Friday, February 26, 2010

Wendell and Ken

I am a farmer, and I fear that my words will sound rustic and plain when I try to speak about our world situation. It is complex, experts say, and dangerous too, no fit subject for a tiller of the soil. And yet I have watched things grow, bear fruit and die under many circumstances and have come to believe
that the health of my little garden and the health of this
world bear a relationship stronger than analogical. -Ken King, found writing


Wendell Berry and Ken King never met; it's uncertain if Ken even read any of Berry's writing. Yet both men, deep thinkers and lifelong "tillers of the soil," drew a resonant guidance from living and working in tune with nature's cycles. Berry published many thoughtful volumes of poetry and essays; Ken has left us provocative snippets. Each man, in his own way, expresses a wisdom inextricably tied to the "simple" act of working the land, and succeeding when working with nature.

Berry's concern, in his essay, Life is a Miracle, is with the "modern superstition": an infallible belief in a scientific, and therefore mechanistic, ability to describe and understand the world. Ken King would have agreed, that "...to treat life as mechanical or predictable or understandable is to reduce it. Now, almost suddenly, it is becoming clear that to reduce life to the scope of our understanding (whatever 'model' we use) is inevitably to enslave it, make property of it, and put it up for sale." *

Berry goes on:

By almost any standard, it seems to me, the reclassification of the world from creature to machine must involve at least a perilous reduction of moral
complexity. So must the shift in our attitude toward the creation from reverence to understanding. So must the shift in our perceived relationship to nature from that of steward to that of absolute owner, manager, and engineer. So must even our permutation of 'holy' to 'holistic.' *

And finally:

In suffering [life] and rejoicing in it as it is, we know that we do not and
cannot understand it completely. We know, moreover, that we do not wish to have it appropriated by somebody's claim to have understood it. Though we have life, it is beyond us. We do not know how we have it, or why. We do not know what is going to happen to it, or us. It is not predictable; though we can destroy it, we cannot make it. It cannot, except by reduction and grave risk of damage, be controlled. It is, as Blake said, holy. To think otherwise is to enslave life, and to make, not humanity, but a few humans its predictable inept masters.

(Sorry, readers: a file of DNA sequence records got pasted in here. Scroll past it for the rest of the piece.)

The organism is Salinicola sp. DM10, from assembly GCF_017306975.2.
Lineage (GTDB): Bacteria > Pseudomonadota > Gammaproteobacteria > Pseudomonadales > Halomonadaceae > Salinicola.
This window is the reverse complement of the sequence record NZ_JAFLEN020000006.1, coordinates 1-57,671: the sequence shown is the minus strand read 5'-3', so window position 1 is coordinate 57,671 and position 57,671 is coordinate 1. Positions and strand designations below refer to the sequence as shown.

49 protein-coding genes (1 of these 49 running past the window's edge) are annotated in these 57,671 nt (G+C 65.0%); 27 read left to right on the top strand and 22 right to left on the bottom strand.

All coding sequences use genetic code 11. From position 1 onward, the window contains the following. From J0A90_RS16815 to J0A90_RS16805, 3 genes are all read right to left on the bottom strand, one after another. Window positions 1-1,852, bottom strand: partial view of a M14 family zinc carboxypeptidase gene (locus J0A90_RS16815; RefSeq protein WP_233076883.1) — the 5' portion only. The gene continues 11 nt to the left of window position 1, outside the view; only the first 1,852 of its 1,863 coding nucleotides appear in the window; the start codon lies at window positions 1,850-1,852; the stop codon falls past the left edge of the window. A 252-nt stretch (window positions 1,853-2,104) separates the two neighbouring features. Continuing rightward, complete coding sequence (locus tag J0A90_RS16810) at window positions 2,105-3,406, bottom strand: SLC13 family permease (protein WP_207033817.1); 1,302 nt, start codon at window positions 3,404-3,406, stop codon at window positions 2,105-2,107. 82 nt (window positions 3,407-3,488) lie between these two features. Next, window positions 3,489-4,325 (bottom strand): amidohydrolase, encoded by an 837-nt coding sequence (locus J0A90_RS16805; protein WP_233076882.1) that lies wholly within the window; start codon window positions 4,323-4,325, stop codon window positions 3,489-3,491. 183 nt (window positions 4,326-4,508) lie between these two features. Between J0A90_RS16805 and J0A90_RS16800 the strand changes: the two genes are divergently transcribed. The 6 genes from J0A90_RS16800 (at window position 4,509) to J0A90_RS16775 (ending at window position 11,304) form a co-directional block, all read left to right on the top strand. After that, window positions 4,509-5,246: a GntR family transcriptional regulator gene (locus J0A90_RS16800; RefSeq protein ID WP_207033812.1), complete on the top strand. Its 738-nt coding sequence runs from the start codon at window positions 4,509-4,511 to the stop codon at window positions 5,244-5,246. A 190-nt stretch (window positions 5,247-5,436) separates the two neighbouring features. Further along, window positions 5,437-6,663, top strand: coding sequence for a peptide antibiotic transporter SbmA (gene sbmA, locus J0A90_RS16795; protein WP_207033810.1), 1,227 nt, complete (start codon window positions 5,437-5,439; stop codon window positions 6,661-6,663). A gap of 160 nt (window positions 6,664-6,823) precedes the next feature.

We need a new Emancipation Proclamation, not for a specific race or species, but for life itself... *


Okay, Mr. Berry, you have it! Ken King was similarly concerned by the manipulation of natural forces, ostensibly in the name of scientific research, that threatened to pauper the natural world for the profit of a few. Ken didn't use a quill (or a computer), and although not modeled on the Emancipation Proclamation, Mr. Berry would no doubt be a signer to the:


Declaration of Interdependence

When in the course of human events it becomes necessary for one people to transcend political boundaries and assume among the powers of Earth the true status of co-creators, conscious enlightened aspects of Gaia, a decent respect for the Dharma of human experience requires that they describe the basis for this new awareness.

We hold these truths to be self-evident, that all beings are equally creative, that they endow and are endowed with certain inalienable rights and responsibilities, that among these are Life, Freedom and Love for all creation; that to express these sublime traits they bond together as self-governing entities with compassion, wisdom and joy, that any other bonds or institutions which are not conducive to these ends may, and should be, firmly renounced.

Prudence indeed will dictate that laws and governments are not always wrong and evil, but when a long train of corrption, insensitivity and greed, all pointing to one end, evinces a design to reduce human life to mere mechanical response at best, to threaten all life with extinction at worst, it is the right, it is the duty, to throw off such a government.

Such has been the patient suffering of humans, of Gaia herself. We therefore, Representatives of the Living Universe, appealing to the Supreme Judge of the World for the rectitude of our intentions, and by the authority of our love for one another and for all conscious life, solemnly declare and publish and celebrate that we are free though interdependent beings, that we are absolved from any allegiance to obsolete cultural, racial or ethnic bias, and that all such prejudices are dissolved; that as enlightened, free and interdependent beings we have the responsibility and full power to express our mutual love and gratitude and to do all other things that true participants in Creation should do.